Anyway, Beresford tells Siegfried that his dog is still misbehaving in the car with his constant howling all the time. Siegfried tells Beresford not to worry as he gives the sedative given to him by Mr. Barge.
But as it transpires, the new sedative doesn’t seem to work. This is something Siegfried discovers when he goes to see Mr. Dent at his farm and sort out a mother sow refusing to have her own piglet.
Siegfried is joined by Tristan and David when they go to see Stan Richards as Mr. Dent and his father, John Barrett as Mr. Dent Snr. The young Mr. Dent was previously in the Series 1 episode, ‘Calf Love’.
At the farm, Siegfried tries to use the new sedative on the mother sow in order to calm her down before giving the piglet to her. After having a drink at the local pub, they come back to find the sow.
And she’s unchanged. Siegfried’s convinced the sedative has worked. But when he goes in with the piglet, the sow is wild and angry. Siegfried is shocked, climbing out of the sty with an inch of his life.
Eventually, it’s Mr. Dent Snr. Who has the answer! He calms the mother sow by giving her…two gallons of best Yorkshire bitter. Really?! Alcohol was what calmed the mother sow down? Intriguing!
Also, apparently, the sedative Siegfried gave to Mr. Beresford for his dog didn’t work either. He still howled away inside the car! Mr. Beresford informs Siegfried this when he and Diana Flacks as his wife visit.
Siegfried reassures the Beresfords about finding another solution, but they have already found some help from a Mr. MacGregor. Mr. Beresford asks for a refund from Siegfried. Siegfried gives it to him.
Of course, Siegfried is far from happy with what’s happened and goes into a boiling rage, blaming Mr. Barge and his new sedative. I’m surprised he didn’t smash the new tablets about in the surgery.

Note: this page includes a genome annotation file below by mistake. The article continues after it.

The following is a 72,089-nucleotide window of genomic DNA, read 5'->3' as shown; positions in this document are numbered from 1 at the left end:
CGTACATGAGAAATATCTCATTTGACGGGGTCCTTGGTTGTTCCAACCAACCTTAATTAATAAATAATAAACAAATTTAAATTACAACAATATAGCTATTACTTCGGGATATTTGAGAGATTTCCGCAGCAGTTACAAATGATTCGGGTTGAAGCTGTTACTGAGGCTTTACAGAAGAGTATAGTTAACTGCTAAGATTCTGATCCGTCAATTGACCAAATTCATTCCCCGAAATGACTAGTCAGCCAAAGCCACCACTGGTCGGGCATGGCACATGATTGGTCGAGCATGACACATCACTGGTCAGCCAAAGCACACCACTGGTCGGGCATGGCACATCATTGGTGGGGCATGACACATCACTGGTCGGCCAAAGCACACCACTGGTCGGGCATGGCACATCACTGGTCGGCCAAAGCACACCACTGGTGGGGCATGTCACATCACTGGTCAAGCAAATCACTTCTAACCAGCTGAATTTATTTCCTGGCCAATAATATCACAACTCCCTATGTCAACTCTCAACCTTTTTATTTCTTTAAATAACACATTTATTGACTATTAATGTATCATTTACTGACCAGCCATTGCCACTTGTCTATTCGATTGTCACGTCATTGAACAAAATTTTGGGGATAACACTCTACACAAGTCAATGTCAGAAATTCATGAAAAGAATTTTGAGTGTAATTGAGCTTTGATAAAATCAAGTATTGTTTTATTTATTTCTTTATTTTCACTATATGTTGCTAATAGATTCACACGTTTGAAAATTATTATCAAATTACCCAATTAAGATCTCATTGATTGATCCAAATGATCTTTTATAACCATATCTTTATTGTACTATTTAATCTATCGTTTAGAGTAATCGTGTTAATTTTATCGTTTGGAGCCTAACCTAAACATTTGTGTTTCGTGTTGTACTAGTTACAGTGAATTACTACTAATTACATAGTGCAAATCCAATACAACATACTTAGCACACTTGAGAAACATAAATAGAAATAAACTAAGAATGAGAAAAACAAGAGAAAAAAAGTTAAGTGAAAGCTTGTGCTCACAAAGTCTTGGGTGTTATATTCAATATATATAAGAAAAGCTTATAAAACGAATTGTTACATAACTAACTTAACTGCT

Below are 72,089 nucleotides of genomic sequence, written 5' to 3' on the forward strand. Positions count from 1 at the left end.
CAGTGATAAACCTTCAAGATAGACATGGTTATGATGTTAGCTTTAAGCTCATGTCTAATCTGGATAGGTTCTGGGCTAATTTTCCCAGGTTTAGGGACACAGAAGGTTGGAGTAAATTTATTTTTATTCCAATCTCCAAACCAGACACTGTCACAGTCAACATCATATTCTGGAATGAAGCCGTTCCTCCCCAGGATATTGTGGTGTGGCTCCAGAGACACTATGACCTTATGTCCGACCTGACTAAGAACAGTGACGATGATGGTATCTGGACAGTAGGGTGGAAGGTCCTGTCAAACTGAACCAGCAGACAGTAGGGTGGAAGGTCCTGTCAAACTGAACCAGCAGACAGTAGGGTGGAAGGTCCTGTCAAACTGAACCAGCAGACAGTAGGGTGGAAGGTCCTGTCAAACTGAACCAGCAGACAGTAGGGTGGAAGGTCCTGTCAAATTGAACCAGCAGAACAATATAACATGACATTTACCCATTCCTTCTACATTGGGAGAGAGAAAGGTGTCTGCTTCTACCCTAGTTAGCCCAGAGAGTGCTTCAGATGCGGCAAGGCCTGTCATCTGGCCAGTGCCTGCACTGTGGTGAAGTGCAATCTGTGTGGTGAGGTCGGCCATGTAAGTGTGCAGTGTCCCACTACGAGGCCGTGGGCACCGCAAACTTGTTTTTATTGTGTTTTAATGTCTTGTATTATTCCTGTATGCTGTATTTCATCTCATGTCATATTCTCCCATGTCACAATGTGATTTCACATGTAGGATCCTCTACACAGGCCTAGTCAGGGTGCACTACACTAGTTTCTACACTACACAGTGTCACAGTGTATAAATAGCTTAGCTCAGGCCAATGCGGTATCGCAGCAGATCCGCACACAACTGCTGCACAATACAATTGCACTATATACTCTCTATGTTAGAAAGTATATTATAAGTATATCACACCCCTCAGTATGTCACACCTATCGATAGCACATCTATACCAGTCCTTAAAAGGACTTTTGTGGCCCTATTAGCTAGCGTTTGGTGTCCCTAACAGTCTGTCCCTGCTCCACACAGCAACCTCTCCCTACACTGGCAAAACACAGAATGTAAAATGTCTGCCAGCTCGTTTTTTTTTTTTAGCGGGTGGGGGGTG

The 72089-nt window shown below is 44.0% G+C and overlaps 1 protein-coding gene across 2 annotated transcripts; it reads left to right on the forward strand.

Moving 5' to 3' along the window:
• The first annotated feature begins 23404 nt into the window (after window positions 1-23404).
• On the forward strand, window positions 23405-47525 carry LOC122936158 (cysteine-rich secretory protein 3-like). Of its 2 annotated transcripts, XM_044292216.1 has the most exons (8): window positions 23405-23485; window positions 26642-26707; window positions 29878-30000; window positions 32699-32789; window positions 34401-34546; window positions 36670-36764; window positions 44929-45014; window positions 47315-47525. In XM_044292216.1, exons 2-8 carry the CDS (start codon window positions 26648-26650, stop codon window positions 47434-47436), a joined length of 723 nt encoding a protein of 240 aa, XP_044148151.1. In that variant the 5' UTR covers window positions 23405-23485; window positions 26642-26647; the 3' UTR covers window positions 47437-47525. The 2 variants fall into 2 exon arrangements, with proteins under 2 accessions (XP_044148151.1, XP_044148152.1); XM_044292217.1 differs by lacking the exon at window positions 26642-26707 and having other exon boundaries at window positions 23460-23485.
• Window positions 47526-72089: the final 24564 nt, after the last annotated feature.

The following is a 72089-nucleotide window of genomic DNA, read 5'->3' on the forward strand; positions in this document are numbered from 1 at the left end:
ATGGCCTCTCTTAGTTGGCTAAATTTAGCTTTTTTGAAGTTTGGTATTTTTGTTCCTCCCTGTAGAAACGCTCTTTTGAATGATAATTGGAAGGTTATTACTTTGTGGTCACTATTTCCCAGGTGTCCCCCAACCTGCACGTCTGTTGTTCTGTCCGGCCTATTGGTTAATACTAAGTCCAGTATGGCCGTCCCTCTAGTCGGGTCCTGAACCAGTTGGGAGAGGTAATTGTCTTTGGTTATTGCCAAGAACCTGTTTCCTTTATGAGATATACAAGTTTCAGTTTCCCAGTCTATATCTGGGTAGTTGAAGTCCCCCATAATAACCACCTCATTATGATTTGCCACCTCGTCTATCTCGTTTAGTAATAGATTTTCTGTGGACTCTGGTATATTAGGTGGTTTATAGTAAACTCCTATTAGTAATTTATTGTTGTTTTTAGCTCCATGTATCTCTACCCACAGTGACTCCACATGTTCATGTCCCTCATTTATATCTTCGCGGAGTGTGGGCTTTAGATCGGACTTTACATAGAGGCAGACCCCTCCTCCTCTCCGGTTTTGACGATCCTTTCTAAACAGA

He insists on Mr. Barge coming over to visit him as he intends to give him a piece of his mind. James, Helen and Tristan try to calm Siegfried down, but Siegfried is so boiling mad, refusing to hear reason.
Siegfried even refuses to allow Mr. Barge to come over for dinner, saying ‘five for dinner’ to Mrs. Hall. He doesn’t even care how Mrs. Hall feels here, since he’s determined to have it out with Barge.
But when Mr. Barge does come over to see Siegfried on a matter of urgency, Siegfried is shocked to find Mr. Barge having an arm in his sling. Very soon, the boiling anger Siegfried had in him goes away.
Siegfried soon changes his mind to Mr. Hall about having ‘six for dinner’ instead of five. Barge asks Siegfried what it is he wanted to see him about, but Siegfried becomes pretty embarrassed to say it.
Meanwhile, Helen has trouble keeping up to date with managing the finances of Skeldale House as well as the new secretary job she has. Fortunately, it all works out to a new arrangement in the end.
The episode ends with David Woodley about to leave. Siegfried asks David if he’s going to consider becoming a vet. David says yes, but he finds it ‘a funny sort of life’. Tristan smirks at the comment. 😀
‘Every Dog His Day…’ is a good episode from ‘All Creatures’. There’s a lot going on and I enjoyed the storyline where James attends to Mrs. Pumphrey’s new dog, Cedric, and finding him so flatulent. 😀
‘Every Dog His Day…’ rating – 8/10
|Go back to||Go next to|
|Return to All Creatures Great and Small|
|Return to Drama|